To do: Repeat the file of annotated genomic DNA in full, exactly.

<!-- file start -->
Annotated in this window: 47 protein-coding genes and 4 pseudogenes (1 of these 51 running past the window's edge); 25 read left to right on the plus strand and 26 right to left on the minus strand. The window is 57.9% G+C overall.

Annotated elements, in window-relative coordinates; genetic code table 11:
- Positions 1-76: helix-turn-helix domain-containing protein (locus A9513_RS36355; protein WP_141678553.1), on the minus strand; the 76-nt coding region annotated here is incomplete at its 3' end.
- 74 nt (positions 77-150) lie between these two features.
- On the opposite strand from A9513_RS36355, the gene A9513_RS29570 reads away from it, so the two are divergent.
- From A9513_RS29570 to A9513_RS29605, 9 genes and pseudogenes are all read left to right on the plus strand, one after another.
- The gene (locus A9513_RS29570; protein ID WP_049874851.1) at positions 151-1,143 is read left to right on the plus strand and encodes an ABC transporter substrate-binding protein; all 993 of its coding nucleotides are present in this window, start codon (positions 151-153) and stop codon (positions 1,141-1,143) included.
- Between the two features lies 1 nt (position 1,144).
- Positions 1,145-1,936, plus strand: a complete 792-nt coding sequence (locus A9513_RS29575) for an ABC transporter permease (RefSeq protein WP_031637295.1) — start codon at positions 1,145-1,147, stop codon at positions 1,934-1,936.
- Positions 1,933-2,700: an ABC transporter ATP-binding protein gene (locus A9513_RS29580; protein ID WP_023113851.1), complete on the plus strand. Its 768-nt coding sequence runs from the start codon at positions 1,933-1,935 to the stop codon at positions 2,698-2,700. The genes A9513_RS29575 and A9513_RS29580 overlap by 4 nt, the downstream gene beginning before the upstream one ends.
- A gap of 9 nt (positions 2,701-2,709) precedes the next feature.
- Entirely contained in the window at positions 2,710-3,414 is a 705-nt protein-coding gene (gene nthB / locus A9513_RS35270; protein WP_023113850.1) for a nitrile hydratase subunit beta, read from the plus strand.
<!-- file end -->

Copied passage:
Annotated in this window: 47 protein-coding genes and 4 pseudogenes (1 of these 51 running past the window's edge); 25 read left to right on the plus strand and 26 right to left on the minus strand. The window is 57.9% G+C overall.

Annotated elements, in window-relative coordinates; genetic code table 11:
- Positions 1-76: helix-turn-helix domain-containing protein (locus A9513_RS36355; protein WP_141678553.1), on the minus strand; the 76-nt coding region annotated here is incomplete at its 3' end.
- 74 nt (positions 77-150) lie between these two features.
- On the opposite strand from A9513_RS36355, the gene A9513_RS29570 reads away from it, so the two are divergent.
- From A9513_RS29570 to A9513_RS29605, 9 genes and pseudogenes are all read left to right on the plus strand, one after another.
- The gene (locus A9513_RS29570; protein ID WP_049874851.1) at positions 151-1,143 is read left to right on the plus strand and encodes an ABC transporter substrate-binding protein; all 993 of its coding nucleotides are present in this window, start codon (positions 151-153) and stop codon (positions 1,141-1,143) included.
- Between the two features lies 1 nt (position 1,144).
- Positions 1,145-1,936, plus strand: a complete 792-nt coding sequence (locus A9513_RS29575) for an ABC transporter permease (RefSeq protein WP_031637295.1) — start codon at positions 1,145-1,147, stop codon at positions 1,934-1,936.
- Positions 1,933-2,700: an ABC transporter ATP-binding protein gene (locus A9513_RS29580; protein ID WP_023113851.1), complete on the plus strand. Its 768-nt coding sequence runs from the start codon at positions 1,933-1,935 to the stop codon at positions 2,698-2,700. The genes A9513_RS29575 and A9513_RS29580 overlap by 4 nt, the downstream gene beginning before the upstream one ends.
- A gap of 9 nt (positions 2,701-2,709) precedes the next feature.
- Entirely contained in the window at positions 2,710-3,414 is a 705-nt protein-coding gene (gene nthB / locus A9513_RS35270; protein WP_023113850.1) for a nitrile hydratase subunit beta, read from the plus strand.